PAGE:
WASHINGTON — House appropriators approved their first draft of the annual defense budget bill Thursday, including a 2.6 percent pay raise for troops, dozens more aircraft for the services and new protections for military families from political fights in Congress.

The $674.6 billion measure — $606.5 in base military funding and $68.1 billion for overseas operations — is about $1 billion below the White House’s defense request in February but in line with the two-year budget deal reached by lawmakers a month later and the annual defense authorization measure approved by the House last month.

The spending plan was advanced by the House Appropriations Committee’s defense panel in a quick afternoon meeting with little opposition.

“Last year, we took the first big steps to rebuilding the military,” Rep. Kay Granger, R-Texas, and chairwoman of the subcommittee, told reporters after the mark-up. “This is the second step.”

The appropriations measure echoes previously passed House plans for the annual military pay raise and a military end strength increase of 15,600 troops. It also adds $318 million to the president’s budget request for the Defense Health Program, to include more research into traumatic brain injuries and sexual assault prevention.

Lawmakers also added language to the measure to ensure that military death gratuity payments will not be interrupted by future government shutdowns, authorizing their immediate payment even if federal operations are curtailed or shuttered.

The issue has been a priority for military advocates since 2013, when several families of fallen troops faced financial headaches because of delays in the death benefit payouts due to the 16-day government shutdown.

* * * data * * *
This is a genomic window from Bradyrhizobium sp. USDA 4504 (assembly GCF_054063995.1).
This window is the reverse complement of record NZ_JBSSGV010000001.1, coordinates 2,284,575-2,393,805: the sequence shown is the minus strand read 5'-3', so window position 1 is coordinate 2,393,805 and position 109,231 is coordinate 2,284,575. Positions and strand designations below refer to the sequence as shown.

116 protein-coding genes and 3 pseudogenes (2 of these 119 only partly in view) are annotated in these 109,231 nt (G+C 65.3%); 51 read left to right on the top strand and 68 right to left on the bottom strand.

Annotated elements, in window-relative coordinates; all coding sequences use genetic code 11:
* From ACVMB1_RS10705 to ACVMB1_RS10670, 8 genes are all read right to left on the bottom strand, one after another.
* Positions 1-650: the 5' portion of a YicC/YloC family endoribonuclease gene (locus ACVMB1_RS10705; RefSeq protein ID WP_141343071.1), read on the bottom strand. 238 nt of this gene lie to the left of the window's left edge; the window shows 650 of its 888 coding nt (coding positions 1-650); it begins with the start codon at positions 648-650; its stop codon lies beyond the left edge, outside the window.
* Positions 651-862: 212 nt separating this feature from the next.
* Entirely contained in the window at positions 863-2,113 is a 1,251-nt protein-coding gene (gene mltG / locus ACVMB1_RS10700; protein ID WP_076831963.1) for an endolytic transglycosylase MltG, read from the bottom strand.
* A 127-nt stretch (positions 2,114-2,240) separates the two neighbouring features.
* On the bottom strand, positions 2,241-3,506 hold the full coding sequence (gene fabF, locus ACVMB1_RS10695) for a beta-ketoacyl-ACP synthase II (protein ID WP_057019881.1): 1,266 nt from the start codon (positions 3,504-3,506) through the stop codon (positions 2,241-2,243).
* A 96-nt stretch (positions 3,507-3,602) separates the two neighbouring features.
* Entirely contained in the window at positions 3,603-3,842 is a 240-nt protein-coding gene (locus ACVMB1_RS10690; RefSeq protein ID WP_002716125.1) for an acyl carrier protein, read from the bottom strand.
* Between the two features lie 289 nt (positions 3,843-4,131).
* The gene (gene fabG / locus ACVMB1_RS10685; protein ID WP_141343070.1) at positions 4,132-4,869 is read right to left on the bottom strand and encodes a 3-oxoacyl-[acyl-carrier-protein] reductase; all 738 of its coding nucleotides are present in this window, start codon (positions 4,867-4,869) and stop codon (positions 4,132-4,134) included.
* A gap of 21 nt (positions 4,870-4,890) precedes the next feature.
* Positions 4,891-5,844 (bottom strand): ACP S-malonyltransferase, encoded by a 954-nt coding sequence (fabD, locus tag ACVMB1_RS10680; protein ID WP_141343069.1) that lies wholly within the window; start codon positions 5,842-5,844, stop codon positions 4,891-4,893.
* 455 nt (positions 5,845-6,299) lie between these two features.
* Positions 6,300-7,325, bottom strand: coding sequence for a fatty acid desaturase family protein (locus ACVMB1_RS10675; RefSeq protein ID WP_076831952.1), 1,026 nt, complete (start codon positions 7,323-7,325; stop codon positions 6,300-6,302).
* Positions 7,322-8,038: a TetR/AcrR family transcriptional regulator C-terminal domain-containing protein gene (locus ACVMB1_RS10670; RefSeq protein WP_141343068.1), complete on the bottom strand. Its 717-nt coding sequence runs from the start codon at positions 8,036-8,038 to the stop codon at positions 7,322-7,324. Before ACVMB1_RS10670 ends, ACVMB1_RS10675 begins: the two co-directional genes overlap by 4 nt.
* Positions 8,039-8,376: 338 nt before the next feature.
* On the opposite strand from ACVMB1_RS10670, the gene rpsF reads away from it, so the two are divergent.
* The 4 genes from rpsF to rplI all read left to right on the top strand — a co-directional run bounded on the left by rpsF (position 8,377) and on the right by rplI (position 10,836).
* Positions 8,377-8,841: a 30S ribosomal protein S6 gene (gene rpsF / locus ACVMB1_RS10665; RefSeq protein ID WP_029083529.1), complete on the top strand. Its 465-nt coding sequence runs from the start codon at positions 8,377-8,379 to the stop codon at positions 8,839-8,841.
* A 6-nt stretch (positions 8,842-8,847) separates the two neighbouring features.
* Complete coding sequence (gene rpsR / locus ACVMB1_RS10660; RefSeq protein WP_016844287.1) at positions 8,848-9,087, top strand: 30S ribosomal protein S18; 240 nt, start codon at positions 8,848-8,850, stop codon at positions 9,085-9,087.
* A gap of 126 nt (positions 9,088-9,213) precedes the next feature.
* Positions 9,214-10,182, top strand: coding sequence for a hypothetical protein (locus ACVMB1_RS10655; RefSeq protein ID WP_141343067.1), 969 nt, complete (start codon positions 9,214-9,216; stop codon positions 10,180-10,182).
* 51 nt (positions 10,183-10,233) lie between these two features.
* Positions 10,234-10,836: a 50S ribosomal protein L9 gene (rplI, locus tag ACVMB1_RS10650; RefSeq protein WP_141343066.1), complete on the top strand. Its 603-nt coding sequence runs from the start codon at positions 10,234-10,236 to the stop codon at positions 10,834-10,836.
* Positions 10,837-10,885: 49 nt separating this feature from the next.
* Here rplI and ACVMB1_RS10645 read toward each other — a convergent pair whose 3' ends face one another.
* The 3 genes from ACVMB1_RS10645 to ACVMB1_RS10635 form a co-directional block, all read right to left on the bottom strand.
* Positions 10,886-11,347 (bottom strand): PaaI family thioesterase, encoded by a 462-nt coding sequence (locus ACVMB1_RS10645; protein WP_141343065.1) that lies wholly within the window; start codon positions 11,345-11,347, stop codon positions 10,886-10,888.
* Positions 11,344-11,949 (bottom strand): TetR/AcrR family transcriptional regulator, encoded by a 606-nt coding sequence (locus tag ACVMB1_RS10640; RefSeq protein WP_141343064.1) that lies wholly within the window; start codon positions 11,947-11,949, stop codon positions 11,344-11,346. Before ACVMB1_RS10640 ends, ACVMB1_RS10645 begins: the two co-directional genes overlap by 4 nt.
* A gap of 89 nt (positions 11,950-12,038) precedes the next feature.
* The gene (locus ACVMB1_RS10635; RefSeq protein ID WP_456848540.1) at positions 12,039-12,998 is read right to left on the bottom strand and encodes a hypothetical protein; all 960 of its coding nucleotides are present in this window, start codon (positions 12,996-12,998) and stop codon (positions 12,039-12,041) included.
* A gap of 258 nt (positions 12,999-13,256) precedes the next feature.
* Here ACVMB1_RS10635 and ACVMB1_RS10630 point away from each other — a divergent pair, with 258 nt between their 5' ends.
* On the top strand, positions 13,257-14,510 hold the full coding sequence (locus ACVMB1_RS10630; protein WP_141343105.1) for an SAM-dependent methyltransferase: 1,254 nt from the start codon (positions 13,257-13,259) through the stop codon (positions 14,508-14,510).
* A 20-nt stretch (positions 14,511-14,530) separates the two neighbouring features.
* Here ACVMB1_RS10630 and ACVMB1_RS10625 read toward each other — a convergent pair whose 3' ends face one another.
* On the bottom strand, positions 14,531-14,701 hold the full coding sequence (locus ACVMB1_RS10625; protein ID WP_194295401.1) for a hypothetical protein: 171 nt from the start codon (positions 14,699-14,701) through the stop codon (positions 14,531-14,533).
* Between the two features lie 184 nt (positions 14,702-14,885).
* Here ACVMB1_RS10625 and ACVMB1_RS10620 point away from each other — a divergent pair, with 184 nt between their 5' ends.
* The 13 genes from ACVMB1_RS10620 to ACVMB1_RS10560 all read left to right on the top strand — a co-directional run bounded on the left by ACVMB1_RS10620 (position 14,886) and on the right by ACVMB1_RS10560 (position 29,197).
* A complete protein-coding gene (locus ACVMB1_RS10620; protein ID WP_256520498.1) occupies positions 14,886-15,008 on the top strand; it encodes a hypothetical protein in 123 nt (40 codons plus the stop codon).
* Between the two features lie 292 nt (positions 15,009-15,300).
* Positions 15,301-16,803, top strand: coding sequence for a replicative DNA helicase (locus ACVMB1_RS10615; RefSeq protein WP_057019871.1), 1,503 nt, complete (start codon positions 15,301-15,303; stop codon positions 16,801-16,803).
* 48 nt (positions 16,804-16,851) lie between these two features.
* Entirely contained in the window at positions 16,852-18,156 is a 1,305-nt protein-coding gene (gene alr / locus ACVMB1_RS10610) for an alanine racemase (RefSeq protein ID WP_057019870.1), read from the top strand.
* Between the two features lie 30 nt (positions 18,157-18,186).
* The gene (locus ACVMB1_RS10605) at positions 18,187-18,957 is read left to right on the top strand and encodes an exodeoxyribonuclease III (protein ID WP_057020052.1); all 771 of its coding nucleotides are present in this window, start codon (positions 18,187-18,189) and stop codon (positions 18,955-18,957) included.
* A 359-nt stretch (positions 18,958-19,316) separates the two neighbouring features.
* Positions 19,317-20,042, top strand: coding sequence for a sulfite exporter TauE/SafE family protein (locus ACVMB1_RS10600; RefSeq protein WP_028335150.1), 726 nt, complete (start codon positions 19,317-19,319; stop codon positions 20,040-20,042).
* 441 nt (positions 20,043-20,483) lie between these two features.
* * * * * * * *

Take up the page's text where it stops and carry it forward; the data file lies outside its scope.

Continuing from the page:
More recently, families of two service members killed in a helicopter accident saw their payments delayed several days during the weekend-long shutdown in February.

The bill proposes a $145.7 billion — $133 billion in base dollars and $12.7 billion in the overseas war budget — for equipment and upgrades.

That includes more equipment purchases than were in either the president’s budget request or the the House-passed authorization bill: 93 F-35 aircraft, which is 16 more; 66 AH-64 Apache helicopters, which is six more, and three Littoral Combat Ships, which is two more.

Granger said the reason for the big boosts in aircraft is “because the faster you can do it, the cheaper they sell. So we can keep those costs down.”

But appropriators also fund only 24 MQ-9 unmanned aerial vehicles, which is five fewer than the president’s request.

The bill would buck the Air Force to back the recapitalization of the E-8C Joint Surveillance Target Attack Radar System, or JSTARS, program.

For the ground surveillance mission, the Air Force would like to abandon JSTARS, which it sees as vulnerable to surface-to-air missiles, in favor of a new advanced battle management system made up of aircraft and drones.

Even with a bipartisan budget agreement in place that sets spending levels for fiscal 2019, the defense spending bill isn’t expected to become law anytime soon. Senate appropriators still have not released their plans for military funding, and no timetable has been set for full House votes on their proposal.

The defense spending plan will also likely hinge on completion of a host of other federal agency appropriations measures, since Democrats and Republicans have sparred in recent years over balancing non-defense priorities with military funding.

The current fiscal year deal expires on Sept. 30. Lawmakers need to pass a full-year budget or a temporary budget extension before then to avoid the possibility of a government shutdown.

Leo covers Congress, Veterans Affairs and the White House for Military Times. He has covered Washington, D.C. since 2004, focusing on military personnel and veterans policies. His work has earned numerous honors, including a 2009 Polk award, a 2010 National Headliner Award, the IAVA Leadership in Journalism award and the VFW News Media award.

Joe Gould was the senior Pentagon reporter for Defense News, covering the intersection of national security policy, politics and the defense industry. He had previously served as Congress reporter.

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